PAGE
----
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How a Maine Food Co-op Could Push Local Food to the Next Level

In Maine, a food production cooperative’s big contract bid could bring local food to an institutional level.

(Image: Lauren Walker / Truthout)

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The mass-produced carrots and peppers on most of our plates are tasteless and bland compared to their locally grown counterparts, and most of us don’t even realize it. We have grown used to eating old produce shipped long distances by Sodexo, Aramark and Compass, the three major food service management corporations that control 90 percent of the national food service market.

National efforts are afoot, however, to develop mass appetites for better-tasting and nutritious food grown locally, and these efforts are starting to alter the face of food production in the United States.

A misconception about cooperatives is that they can’t scale up to meet demands from large orders.

One of the most dramatic possibilities for large-scale change in food production is being contemplated in Maine, where the Maine Farm and Sea Cooperative is bidding against Sodexo (based in Paris) and Aramark (based in Philadelphia) in an effort to win a $12.5 million, five-year contract to operate food procurement and service operations at seven of the eight University of Maine campuses. The Maine Farm and Sea Cooperative – potentially the country’s first farm-to-institution food service cooperative – wants to offer locally sourced food for the university community. The cooperative and the two mega-corporations submitted their bids for the contract in early December.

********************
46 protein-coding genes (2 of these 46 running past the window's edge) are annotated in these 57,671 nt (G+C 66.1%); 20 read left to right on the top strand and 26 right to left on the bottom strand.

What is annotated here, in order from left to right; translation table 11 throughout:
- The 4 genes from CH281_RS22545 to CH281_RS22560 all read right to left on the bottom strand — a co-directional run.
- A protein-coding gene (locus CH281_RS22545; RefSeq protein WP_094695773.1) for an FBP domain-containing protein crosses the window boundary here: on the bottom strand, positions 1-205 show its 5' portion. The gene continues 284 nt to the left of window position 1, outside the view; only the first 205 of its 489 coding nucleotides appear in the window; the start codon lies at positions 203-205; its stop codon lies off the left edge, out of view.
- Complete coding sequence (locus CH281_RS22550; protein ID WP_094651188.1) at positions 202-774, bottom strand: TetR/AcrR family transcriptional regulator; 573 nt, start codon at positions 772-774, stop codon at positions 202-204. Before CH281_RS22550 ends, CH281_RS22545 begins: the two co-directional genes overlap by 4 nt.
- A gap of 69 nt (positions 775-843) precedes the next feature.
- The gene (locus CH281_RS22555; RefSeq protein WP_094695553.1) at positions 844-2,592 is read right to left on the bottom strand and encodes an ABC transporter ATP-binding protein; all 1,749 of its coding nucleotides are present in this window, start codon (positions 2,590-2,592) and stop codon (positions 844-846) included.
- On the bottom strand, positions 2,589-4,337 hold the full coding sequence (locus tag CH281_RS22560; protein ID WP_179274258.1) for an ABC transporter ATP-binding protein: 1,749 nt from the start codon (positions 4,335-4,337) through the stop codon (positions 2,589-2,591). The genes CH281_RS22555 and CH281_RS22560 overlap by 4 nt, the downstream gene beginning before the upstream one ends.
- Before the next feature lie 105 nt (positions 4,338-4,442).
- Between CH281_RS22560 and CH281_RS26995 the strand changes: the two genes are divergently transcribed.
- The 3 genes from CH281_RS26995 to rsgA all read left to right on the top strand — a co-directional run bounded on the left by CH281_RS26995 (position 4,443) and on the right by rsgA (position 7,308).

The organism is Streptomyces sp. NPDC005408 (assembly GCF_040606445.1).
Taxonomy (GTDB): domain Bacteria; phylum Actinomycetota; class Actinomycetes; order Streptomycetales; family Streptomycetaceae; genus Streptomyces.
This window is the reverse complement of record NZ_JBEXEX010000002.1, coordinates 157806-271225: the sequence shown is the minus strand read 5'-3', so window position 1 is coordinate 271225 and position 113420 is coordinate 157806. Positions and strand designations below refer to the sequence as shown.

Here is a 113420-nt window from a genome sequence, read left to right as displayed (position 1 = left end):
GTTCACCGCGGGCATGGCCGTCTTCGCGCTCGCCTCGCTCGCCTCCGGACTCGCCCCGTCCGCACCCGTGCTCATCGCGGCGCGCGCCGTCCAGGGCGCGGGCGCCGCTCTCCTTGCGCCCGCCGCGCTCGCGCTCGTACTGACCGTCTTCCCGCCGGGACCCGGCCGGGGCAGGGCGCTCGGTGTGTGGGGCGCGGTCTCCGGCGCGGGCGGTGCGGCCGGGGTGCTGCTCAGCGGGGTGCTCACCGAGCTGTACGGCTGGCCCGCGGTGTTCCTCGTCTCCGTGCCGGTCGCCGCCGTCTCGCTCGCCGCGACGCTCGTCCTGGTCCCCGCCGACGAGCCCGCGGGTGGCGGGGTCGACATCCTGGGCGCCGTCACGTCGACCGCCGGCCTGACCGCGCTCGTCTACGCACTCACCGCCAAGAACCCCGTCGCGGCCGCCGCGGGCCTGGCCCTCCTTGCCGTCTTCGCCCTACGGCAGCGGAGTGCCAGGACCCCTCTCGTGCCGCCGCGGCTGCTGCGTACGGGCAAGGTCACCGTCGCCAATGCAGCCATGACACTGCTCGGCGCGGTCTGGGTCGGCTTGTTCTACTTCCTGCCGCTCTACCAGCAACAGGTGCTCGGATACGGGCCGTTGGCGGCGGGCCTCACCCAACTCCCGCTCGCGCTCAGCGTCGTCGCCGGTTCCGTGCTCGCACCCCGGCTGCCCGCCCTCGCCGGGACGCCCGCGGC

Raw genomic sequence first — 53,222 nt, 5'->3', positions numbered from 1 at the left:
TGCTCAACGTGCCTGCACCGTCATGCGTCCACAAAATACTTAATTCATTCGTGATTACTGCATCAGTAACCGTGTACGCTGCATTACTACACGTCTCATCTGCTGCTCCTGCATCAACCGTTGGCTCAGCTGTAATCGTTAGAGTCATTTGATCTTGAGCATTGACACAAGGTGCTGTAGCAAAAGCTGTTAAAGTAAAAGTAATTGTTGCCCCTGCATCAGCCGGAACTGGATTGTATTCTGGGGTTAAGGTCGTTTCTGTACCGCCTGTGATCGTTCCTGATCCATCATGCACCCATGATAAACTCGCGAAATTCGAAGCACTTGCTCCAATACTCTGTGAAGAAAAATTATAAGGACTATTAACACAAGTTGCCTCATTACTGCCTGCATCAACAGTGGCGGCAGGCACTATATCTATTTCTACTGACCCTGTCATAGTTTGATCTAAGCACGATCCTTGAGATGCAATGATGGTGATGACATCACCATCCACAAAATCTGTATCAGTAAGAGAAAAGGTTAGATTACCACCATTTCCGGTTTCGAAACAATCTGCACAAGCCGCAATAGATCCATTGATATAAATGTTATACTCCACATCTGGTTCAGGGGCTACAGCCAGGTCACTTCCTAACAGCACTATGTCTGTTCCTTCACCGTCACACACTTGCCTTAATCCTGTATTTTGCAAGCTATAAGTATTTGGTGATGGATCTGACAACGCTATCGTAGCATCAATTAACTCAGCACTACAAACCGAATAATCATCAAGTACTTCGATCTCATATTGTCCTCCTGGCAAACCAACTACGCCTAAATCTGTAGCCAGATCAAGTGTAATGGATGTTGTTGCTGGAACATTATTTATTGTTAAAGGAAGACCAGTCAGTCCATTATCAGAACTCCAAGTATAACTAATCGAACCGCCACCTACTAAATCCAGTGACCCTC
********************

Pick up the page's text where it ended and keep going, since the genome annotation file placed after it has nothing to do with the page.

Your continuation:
Ron Adams, a former director of Portland Public Schools’ food programs and board member of the cooperative, believes the increasing demand for locally grown food – from outside consumers and students alike – will provide the shift needed to bring local foods to an institutional level.

The University of Maine’s current contract, which will expire on June 30, 2016, is with Aramark, according to the university’s records. If the university awarded the contract to one of the two other bidders, it would end Aramark’s 10-year relationship with the university system.

According to the University of Maine’s request for proposals, which was released this past August, the system has set a goal of sourcing 20 percent local food by 2020.

Cooperative Food Production

What makes co-ops unique within the arena of food production? Externally, co-ops appear similar to conventional businesses: They have a storefront, a brand and employees, and they sell a product. What’s different is what’s going on inside.

The stakeholders are local. They’re connected to the business and the community: They go to school there, live there or work there. They’re users who are deeply invested in the process beyond the motive of making money.

Jonah Fertig, a Maine-based specialist in cooperative ventures, says a misconception about cooperatives is that they can’t scale up to meet demands from large orders, like those that would come from the seven UMaine campuses. However, Marada Cook, president of Crown O’Maine Organic Cooperative, believes the Maine Farm and Sea Cooperative will fill orders while also providing an economic boost to producers.